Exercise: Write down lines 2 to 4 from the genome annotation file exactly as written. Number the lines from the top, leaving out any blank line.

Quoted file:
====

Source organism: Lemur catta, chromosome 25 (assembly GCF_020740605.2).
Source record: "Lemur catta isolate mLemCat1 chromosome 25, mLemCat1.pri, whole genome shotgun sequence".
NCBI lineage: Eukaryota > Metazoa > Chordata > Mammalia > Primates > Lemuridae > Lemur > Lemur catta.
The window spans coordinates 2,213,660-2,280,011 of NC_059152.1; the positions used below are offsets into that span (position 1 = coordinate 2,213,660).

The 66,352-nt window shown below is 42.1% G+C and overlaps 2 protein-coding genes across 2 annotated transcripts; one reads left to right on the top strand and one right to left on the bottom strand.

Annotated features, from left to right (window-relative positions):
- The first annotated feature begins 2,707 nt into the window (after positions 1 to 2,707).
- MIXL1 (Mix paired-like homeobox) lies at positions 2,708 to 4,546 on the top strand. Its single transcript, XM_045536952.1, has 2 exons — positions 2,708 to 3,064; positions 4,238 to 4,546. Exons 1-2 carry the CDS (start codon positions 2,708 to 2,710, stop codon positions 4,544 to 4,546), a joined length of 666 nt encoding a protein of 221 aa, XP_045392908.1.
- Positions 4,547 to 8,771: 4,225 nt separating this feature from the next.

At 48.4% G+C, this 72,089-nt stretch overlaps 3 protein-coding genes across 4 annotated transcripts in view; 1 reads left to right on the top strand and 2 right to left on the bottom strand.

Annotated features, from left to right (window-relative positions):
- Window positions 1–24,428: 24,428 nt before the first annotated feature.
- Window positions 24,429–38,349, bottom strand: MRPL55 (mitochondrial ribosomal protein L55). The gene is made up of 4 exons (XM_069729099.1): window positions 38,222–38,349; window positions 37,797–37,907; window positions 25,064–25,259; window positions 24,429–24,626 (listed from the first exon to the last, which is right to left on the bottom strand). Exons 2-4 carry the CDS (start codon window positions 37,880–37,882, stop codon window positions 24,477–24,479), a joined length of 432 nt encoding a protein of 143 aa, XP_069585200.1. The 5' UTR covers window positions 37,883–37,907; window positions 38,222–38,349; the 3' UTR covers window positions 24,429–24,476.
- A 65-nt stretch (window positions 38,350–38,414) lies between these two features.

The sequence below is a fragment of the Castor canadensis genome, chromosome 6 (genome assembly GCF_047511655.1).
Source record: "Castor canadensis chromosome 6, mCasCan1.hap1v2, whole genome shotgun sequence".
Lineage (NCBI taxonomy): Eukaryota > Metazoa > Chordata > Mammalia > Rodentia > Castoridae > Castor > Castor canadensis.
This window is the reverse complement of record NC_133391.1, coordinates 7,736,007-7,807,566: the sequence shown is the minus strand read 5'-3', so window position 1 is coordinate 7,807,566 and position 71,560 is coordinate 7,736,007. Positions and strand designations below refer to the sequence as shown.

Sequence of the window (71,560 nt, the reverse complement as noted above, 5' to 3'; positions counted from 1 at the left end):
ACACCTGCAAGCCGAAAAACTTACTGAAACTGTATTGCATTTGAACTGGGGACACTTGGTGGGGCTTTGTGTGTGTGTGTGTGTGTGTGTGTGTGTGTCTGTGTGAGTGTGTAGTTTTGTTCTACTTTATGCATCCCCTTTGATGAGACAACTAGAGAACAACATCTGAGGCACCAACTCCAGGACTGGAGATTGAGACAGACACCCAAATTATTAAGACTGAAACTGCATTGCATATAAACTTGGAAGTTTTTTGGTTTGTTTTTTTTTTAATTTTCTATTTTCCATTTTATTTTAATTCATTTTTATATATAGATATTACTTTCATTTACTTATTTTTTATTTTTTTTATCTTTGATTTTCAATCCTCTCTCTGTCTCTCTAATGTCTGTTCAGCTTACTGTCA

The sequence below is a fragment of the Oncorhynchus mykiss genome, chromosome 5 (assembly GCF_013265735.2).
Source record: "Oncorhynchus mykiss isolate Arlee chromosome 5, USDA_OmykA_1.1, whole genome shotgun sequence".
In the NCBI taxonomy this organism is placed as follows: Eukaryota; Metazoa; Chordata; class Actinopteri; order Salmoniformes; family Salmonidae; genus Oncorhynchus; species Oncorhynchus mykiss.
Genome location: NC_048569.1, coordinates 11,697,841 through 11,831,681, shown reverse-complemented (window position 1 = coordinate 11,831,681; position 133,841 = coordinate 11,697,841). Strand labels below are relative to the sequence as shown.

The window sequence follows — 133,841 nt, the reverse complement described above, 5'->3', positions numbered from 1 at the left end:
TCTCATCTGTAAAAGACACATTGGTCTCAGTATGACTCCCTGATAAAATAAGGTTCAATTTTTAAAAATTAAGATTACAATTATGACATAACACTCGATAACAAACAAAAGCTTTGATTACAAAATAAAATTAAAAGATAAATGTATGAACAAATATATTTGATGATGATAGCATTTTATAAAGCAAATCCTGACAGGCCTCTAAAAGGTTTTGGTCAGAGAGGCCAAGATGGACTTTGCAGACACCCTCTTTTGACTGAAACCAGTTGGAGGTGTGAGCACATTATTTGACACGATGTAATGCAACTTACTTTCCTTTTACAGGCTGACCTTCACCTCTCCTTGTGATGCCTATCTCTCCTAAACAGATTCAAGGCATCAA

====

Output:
Source record: "Lemur catta isolate mLemCat1 chromosome 25, mLemCat1.pri, whole genome shotgun sequence".
NCBI lineage: Eukaryota > Metazoa > Chordata > Mammalia > Primates > Lemuridae > Lemur > Lemur catta.
The window spans coordinates 2,213,660-2,280,011 of NC_059152.1; the positions used below are offsets into that span (position 1 = coordinate 2,213,660).